Crostini with Lima Bean & Pecorino Puree
When I spent time cooking in Tuscany, I fell in love with the green, garlicky fava bean puree that’s served in the spring, typically slathered on crispy rounds of crostini and served as an appetizer (with a glass or two of cold Prosecco). Here in Texas, small Fordhook lima beans have a similar taste and texture and, most important, they’re available in the freezer section all year long. With its aromatic backbone of rosemary, The Usual provides all the seasoning you need here. But, it’s fun to dial up the flavor with fresh herbs–mint, parsley, oregano, or thyme all work well here.
Lima Bean & Pecorino Puree
The following recipe makes a rich, creamy puree that will resemble your favorite hummus. If you want a lighter texture, feel free to add additional yogurt or olive oil. You can serve this puree straight from the mixture, or refrigerate it for up to four days. Leftovers make a delicious sandwich condiment (think ciabatta rolls with grilled sliced lamb or pork–or sliced tomatoes, arugula, and drizzle of evoo).
1 pound frozen Fordhook lima beans
2 garlic cloves
2 ½ teaspoons The Usual seasoning
⅓ cup lightly chopped fresh mint (optional)
Grated zest and freshly squeezed juice of one lemon (unwaxed), plus more juice as desired
⅓ cup plain whole milk yogurt
⅓ cup grated Pecorino cheese
⅓ cup extra-virgin olive oil, plus more for serving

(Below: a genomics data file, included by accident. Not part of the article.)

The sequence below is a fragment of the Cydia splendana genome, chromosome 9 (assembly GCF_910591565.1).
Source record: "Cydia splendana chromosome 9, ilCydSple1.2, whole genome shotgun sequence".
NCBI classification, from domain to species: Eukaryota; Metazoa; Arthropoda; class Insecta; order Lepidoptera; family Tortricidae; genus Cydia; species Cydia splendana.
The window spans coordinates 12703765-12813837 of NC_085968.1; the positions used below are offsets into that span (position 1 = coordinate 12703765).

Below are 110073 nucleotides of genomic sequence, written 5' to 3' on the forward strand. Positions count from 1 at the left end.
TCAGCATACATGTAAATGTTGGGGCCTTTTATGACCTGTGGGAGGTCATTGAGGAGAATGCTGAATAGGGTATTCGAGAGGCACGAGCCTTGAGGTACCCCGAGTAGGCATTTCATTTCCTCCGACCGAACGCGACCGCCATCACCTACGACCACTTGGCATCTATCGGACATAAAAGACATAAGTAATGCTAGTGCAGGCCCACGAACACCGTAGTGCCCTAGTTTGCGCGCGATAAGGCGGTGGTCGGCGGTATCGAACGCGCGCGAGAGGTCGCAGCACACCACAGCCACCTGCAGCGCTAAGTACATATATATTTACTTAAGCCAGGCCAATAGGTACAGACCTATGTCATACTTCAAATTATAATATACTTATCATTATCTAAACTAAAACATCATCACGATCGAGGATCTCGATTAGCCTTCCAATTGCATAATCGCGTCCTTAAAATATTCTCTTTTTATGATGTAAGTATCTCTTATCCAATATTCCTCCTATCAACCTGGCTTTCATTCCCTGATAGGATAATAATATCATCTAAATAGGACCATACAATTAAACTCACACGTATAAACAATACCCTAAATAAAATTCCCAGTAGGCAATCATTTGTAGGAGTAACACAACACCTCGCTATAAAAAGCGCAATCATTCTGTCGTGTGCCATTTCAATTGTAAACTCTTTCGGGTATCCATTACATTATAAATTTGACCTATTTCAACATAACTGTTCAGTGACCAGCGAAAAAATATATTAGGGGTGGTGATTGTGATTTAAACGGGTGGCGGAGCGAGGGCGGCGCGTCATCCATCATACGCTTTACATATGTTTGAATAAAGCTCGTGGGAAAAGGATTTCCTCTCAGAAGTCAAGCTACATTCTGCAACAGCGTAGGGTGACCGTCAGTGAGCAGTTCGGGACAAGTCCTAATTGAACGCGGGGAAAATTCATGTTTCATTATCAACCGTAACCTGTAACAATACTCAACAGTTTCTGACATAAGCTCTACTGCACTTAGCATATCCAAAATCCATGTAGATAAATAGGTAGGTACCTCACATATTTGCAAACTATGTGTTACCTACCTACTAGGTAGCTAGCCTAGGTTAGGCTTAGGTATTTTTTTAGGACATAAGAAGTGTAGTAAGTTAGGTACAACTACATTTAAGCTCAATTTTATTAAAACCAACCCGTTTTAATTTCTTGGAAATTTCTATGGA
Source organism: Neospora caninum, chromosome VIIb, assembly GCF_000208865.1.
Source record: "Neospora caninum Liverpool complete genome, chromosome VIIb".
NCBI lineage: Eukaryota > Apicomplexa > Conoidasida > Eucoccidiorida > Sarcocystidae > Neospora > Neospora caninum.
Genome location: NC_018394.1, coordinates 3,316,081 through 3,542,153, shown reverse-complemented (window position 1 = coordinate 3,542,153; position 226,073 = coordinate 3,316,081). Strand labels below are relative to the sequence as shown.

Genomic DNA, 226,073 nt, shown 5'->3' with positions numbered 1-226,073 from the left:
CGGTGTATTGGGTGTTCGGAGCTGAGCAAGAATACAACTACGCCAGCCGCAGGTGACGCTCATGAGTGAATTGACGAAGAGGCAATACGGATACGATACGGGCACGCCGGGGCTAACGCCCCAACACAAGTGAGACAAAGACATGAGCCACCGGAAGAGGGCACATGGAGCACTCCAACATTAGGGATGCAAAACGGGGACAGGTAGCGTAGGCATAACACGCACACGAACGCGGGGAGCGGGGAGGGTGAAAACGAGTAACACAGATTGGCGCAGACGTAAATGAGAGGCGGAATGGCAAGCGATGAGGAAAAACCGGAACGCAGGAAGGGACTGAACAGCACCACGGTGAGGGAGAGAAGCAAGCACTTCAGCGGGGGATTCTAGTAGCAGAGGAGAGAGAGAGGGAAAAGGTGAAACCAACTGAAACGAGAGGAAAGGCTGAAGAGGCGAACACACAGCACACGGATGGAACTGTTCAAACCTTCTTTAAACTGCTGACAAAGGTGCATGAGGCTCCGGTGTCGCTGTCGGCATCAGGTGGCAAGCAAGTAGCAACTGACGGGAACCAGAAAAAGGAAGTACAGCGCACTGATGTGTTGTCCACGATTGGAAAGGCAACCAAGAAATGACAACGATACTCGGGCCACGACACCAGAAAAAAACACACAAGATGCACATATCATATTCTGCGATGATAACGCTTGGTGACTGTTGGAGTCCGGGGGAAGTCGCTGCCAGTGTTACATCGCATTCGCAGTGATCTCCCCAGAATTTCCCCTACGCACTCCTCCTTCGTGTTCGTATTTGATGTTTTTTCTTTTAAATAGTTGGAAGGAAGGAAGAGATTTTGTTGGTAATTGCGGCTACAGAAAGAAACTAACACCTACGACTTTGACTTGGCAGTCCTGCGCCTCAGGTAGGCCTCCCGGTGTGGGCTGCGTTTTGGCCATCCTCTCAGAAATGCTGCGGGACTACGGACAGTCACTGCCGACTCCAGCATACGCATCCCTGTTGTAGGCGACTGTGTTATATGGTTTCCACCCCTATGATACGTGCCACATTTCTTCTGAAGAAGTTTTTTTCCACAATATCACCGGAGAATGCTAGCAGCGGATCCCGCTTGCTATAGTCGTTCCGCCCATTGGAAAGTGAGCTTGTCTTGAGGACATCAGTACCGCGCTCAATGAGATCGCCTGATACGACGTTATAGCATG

1 baguette, thinly sliced and toasted
1 bunch radishes (any variety), cleaned and trimmed
Bring a saucepan of water to a boil over medium-high heat. Salt the water, add the lima beans and cook until they’re just tender, 5-6 minutes. Drain the beans in a colander and shock them in cold water, to maintain their color. Shake the colander to remove excess moisture and set aside.
Combine the garlic and The Usual seasoning in the bowl of a food processor and pulse into a coarse puree, scraping down the sides of the bowl as necessary. Add the lima beans and process until they form a rough puree.
Add the mint, the zest and juice of one lemon, yogurt, and Pecorino and pulse until combined. With the motor running, add the olive oil in a steady stream until well incorporated, and the mixture is voluptuously smooth and creamy. Taste the puree, and add a pinch of salt or additional lemon juice as desired.
To serve, slather a generous amount of the puree on toasted bread and garnish with a few slices of radish.
Adapted from “Cowgirl Cuisine, Rustic Recipes and Cowgirl Adventures from a Texas Ranch,” by Paula Disbrowe (HarperCollins).
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